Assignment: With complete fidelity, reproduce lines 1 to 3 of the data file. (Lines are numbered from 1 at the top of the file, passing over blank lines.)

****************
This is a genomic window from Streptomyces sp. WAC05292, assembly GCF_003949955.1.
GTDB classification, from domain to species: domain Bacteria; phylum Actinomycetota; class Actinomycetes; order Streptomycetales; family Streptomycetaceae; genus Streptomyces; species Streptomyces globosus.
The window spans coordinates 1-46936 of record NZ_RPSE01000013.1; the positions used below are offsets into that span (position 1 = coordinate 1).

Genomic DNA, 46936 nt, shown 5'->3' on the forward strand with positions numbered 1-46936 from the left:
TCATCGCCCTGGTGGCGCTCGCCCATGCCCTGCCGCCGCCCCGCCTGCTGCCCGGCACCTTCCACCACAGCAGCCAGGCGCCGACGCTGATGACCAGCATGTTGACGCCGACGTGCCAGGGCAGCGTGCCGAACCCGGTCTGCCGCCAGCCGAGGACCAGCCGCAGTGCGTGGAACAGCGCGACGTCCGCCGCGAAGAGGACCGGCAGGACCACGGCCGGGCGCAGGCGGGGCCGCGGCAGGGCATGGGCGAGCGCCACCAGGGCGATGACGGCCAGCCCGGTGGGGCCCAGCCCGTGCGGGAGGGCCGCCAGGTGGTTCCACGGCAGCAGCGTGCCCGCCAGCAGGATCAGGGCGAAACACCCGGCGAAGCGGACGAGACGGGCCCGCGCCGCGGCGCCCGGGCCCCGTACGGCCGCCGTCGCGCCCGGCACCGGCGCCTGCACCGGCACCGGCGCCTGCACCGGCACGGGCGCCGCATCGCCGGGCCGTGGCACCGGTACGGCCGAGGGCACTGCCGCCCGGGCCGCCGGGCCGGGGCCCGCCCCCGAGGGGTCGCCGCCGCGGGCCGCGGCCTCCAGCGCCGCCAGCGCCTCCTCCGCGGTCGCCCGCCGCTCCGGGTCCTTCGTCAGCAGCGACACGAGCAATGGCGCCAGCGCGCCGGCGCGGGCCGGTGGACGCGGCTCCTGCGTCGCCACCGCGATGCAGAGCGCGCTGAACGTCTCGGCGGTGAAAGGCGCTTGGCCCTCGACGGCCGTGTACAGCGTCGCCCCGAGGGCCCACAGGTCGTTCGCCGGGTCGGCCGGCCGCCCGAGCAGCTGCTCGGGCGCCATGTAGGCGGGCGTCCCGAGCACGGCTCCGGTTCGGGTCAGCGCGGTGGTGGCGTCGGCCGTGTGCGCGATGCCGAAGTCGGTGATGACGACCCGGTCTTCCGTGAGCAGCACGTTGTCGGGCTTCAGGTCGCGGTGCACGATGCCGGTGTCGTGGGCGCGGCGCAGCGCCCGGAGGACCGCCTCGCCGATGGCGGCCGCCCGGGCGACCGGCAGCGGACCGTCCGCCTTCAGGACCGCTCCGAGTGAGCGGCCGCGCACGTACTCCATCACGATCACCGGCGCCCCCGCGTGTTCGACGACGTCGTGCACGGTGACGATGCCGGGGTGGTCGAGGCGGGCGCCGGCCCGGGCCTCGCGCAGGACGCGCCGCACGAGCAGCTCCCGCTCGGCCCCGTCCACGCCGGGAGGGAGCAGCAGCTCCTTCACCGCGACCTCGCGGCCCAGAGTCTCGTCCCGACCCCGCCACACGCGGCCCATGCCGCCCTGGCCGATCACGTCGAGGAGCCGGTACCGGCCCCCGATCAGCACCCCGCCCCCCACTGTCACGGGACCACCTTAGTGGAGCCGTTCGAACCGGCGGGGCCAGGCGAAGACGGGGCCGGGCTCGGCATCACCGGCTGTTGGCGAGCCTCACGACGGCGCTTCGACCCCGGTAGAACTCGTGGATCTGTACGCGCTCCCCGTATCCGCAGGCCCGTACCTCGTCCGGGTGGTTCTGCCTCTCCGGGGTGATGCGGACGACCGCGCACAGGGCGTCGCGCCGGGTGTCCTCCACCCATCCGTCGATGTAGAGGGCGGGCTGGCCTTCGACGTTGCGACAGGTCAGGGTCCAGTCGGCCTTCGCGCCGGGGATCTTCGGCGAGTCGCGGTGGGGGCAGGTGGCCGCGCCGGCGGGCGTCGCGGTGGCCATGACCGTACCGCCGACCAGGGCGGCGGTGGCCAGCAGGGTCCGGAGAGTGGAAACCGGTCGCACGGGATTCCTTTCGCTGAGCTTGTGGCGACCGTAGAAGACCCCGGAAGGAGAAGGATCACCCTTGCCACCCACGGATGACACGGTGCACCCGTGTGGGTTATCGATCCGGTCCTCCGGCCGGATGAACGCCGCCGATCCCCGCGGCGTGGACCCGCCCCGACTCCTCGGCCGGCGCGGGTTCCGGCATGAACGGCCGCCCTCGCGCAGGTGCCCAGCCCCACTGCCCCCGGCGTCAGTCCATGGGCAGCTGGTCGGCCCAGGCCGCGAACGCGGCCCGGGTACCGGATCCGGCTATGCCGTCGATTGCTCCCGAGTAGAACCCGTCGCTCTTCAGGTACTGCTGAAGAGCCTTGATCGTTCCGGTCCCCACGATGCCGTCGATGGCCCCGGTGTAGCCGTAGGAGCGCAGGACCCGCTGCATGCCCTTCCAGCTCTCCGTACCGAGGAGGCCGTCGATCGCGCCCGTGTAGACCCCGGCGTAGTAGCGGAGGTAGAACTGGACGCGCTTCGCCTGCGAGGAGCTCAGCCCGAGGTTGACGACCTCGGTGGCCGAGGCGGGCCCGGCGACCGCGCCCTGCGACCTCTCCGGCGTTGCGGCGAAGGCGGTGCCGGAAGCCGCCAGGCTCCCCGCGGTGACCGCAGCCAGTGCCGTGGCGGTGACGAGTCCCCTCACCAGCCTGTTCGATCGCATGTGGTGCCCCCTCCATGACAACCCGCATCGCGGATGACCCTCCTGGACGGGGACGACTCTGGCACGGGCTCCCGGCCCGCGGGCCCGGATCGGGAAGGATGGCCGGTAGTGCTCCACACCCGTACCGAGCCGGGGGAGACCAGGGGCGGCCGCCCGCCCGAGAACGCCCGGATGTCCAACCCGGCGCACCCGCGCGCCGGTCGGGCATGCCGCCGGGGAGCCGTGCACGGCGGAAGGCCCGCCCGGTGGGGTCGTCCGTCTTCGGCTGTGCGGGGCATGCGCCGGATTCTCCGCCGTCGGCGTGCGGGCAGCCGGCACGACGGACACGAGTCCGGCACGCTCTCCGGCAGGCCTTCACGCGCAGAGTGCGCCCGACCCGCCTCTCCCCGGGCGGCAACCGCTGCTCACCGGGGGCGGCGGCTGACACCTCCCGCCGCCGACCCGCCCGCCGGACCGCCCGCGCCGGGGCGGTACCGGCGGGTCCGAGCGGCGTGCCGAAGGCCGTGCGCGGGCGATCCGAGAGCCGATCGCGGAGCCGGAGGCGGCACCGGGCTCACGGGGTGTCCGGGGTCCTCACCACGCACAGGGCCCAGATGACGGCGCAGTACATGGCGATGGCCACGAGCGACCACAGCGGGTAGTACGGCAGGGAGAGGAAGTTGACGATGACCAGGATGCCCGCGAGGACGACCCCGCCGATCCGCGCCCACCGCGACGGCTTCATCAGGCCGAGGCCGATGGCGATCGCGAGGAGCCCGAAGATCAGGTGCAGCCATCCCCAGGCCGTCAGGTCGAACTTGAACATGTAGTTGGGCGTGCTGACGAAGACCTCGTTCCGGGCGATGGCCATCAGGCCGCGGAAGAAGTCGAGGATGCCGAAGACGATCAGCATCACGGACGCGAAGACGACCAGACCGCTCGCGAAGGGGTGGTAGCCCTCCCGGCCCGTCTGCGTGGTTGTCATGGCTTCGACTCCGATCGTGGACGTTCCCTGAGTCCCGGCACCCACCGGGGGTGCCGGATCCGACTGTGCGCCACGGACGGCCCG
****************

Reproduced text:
This is a genomic window from Streptomyces sp. WAC05292, assembly GCF_003949955.1.
GTDB classification, from domain to species: domain Bacteria; phylum Actinomycetota; class Actinomycetes; order Streptomycetales; family Streptomycetaceae; genus Streptomyces; species Streptomyces globosus.
The window spans coordinates 1-46936 of record NZ_RPSE01000013.1; the positions used below are offsets into that span (position 1 = coordinate 1).